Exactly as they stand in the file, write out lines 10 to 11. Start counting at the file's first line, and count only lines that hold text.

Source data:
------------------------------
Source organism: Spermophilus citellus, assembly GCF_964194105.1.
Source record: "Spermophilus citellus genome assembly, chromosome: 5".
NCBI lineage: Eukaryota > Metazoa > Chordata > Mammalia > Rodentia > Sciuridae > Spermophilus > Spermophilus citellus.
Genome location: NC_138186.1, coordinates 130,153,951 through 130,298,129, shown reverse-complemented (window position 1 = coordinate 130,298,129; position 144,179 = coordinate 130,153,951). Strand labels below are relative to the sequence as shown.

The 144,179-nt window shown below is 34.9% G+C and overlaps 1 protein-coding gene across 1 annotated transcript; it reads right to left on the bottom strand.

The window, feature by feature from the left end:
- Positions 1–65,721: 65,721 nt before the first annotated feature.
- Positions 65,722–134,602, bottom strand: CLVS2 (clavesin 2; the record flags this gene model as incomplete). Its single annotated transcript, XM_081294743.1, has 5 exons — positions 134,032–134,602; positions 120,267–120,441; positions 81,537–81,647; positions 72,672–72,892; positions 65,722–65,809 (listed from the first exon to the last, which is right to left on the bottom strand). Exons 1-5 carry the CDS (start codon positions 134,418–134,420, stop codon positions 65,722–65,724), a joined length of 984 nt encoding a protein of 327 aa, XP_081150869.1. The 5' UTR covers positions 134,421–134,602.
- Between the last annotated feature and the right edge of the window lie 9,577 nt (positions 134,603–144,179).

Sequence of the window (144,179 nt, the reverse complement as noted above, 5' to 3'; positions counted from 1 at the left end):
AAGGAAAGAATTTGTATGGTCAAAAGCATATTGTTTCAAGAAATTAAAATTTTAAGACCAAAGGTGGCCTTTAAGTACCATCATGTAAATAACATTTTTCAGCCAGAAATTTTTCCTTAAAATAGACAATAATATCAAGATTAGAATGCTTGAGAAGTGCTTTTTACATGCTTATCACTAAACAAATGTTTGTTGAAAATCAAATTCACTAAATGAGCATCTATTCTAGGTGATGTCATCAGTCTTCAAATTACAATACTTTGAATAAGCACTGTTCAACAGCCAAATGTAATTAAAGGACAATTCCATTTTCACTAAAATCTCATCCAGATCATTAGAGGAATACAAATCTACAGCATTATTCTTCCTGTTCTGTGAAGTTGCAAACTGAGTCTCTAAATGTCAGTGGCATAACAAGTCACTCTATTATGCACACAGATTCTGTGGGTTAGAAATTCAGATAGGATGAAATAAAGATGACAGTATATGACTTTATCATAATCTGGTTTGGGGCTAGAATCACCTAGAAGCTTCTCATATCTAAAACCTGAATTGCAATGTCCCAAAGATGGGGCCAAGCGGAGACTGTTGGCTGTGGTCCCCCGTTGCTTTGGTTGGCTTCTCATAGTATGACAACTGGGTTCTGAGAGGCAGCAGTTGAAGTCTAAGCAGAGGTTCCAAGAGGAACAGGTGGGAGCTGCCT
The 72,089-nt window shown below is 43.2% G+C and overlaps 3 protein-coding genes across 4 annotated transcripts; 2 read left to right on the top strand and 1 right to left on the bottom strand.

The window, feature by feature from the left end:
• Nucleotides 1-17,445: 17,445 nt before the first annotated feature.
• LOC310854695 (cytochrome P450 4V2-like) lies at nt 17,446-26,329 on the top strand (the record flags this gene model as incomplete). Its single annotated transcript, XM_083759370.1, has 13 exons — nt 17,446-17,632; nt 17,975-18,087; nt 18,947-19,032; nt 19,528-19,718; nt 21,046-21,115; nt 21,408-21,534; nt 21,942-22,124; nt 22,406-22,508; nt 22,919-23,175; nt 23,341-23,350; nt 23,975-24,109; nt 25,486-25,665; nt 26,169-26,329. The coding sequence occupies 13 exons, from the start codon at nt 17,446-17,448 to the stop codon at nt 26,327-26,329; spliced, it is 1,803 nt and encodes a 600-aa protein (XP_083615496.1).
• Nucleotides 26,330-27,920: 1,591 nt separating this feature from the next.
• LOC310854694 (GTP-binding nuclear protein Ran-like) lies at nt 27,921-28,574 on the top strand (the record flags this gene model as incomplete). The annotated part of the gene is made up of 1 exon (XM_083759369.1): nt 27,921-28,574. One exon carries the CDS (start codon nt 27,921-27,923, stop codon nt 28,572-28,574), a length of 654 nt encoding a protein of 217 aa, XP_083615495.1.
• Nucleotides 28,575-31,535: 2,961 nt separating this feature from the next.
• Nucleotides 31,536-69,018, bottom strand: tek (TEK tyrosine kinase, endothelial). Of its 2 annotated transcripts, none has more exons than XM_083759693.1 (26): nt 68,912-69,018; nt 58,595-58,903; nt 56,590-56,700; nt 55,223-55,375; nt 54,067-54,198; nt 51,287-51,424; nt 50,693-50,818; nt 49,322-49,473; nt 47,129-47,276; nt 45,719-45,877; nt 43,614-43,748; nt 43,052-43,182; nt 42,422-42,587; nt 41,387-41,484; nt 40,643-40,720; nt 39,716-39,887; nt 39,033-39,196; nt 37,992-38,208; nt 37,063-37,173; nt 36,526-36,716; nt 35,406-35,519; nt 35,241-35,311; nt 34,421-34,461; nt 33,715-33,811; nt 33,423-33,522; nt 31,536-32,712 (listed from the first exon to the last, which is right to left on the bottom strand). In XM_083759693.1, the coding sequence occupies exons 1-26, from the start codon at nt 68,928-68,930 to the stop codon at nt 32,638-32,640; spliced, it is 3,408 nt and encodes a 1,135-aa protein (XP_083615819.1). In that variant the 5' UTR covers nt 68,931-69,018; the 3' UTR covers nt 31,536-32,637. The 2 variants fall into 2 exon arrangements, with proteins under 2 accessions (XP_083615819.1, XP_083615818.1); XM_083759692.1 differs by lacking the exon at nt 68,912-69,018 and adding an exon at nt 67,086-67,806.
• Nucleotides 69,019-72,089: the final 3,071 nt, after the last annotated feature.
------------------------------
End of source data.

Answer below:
Sequence of the window (144,179 nt, the reverse complement as noted above, 5' to 3'; positions counted from 1 at the left end):
AAGGAAAGAATTTGTATGGTCAAAAGCATATTGTTTCAAGAAATTAAAATTTTAAGACCAAAGGTGGCCTTTAAGTACCATCATGTAAATAACATTTTTCAGCCAGAAATTTTTCCTTAAAATAGACAATAATATCAAGATTAGAATGCTTGAGAAGTGCTTTTTACATGCTTATCACTAAACAAATGTTTGTTGAAAATCAAATTCACTAAATGAGCATCTATTCTAGGTGATGTCATCAGTCTTCAAATTACAATACTTTGAATAAGCACTGTTCAACAGCCAAATGTAATTAAAGGACAATTCCATTTTCACTAAAATCTCATCCAGATCATTAGAGGAATACAAATCTACAGCATTATTCTTCCTGTTCTGTGAAGTTGCAAACTGAGTCTCTAAATGTCAGTGGCATAACAAGTCACTCTATTATGCACACAGATTCTGTGGGTTAGAAATTCAGATAGGATGAAATAAAGATGACAGTATATGACTTTATCATAATCTGGTTTGGGGCTAGAATCACCTAGAAGCTTCTCATATCTAAAACCTGAATTGCAATGTCCCAAAGATGGGGCCAAGCGGAGACTGTTGGCTGTGGTCCCCCGTTGCTTTGGTTGGCTTCTCATAGTATGACAACTGGGTTCTGAGAGGCAGCAGTTGAAGTCTAAGCAGAGGTTCCAAGAGGAACAGGTGGGAGCTGCCT